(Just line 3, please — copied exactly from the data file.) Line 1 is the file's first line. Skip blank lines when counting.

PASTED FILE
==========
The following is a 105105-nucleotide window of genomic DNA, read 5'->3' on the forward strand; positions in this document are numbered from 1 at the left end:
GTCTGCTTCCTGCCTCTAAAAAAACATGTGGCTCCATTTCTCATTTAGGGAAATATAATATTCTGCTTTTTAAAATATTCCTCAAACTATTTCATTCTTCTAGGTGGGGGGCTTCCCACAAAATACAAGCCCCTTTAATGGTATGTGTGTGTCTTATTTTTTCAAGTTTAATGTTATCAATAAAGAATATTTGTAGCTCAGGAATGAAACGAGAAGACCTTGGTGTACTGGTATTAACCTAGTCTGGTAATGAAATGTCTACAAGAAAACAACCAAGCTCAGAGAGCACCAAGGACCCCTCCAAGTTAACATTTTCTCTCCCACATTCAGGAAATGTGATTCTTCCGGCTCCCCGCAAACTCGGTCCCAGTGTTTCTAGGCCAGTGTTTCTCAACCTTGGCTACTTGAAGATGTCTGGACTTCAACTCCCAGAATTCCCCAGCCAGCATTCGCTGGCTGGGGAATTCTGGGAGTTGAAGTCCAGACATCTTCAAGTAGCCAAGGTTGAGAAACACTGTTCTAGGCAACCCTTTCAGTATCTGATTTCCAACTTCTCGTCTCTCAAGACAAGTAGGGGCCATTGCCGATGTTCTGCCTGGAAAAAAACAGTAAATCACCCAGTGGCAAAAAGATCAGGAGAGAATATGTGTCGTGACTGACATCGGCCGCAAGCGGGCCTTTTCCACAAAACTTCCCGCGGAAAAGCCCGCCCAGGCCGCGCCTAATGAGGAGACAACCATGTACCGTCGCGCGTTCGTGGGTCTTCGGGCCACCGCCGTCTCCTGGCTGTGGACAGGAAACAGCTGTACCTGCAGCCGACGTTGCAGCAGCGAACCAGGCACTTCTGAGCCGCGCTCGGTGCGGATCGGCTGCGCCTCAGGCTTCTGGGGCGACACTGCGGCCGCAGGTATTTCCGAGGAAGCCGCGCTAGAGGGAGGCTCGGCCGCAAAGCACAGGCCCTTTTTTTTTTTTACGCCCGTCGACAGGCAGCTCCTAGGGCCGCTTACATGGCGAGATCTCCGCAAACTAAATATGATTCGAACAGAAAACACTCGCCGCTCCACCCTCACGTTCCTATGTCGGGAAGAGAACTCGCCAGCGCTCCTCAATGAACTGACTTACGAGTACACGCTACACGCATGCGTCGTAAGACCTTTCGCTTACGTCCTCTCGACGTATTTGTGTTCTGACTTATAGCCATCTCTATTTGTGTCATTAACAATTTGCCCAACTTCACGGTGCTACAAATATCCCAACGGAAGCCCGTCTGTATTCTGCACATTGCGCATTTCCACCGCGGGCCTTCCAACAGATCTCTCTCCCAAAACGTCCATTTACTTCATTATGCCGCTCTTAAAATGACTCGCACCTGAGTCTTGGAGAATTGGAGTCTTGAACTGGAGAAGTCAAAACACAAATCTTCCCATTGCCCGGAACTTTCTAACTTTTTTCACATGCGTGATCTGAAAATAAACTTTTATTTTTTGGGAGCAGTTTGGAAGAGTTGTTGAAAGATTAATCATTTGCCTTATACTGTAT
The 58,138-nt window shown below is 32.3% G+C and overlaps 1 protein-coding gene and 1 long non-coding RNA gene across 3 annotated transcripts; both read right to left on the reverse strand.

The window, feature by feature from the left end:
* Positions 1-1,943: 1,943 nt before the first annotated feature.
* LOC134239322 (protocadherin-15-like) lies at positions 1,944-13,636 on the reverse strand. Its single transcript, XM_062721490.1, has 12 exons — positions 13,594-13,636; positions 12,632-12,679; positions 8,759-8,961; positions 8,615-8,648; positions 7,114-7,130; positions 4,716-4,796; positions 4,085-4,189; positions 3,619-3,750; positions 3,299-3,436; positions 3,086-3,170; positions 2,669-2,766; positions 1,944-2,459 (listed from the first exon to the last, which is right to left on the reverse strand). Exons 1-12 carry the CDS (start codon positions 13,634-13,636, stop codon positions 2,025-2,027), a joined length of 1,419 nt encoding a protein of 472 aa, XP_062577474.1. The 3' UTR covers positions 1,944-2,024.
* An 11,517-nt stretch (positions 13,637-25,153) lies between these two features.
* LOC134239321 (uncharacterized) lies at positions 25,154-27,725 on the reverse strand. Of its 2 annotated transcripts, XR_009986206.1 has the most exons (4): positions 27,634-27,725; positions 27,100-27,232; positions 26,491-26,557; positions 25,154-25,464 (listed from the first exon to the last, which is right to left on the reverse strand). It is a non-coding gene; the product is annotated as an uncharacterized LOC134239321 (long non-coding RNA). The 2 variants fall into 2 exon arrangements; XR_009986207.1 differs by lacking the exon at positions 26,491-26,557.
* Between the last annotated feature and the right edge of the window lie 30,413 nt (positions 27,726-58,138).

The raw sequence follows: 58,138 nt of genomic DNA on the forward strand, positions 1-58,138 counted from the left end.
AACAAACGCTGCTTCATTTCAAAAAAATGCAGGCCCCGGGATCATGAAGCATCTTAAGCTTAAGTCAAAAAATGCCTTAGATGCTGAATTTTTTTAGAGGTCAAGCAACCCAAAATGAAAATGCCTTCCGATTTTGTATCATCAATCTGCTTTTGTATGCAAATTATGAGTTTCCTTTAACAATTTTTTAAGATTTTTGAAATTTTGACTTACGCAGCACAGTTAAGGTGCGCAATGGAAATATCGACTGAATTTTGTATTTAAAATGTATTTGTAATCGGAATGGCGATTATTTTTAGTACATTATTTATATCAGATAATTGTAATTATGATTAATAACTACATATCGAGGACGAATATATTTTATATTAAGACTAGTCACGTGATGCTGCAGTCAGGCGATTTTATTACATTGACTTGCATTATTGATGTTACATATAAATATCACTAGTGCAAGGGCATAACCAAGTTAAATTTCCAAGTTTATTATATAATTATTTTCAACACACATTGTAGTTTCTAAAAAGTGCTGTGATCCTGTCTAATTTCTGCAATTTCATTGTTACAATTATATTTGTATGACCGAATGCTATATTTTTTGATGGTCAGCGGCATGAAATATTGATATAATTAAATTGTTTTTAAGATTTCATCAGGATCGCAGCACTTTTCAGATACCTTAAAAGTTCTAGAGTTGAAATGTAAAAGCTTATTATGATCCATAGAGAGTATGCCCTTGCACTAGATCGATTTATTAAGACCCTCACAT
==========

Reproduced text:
The 58,138-nt window shown below is 32.3% G+C and overlaps 1 protein-coding gene and 1 long non-coding RNA gene across 3 annotated transcripts; both read right to left on the reverse strand.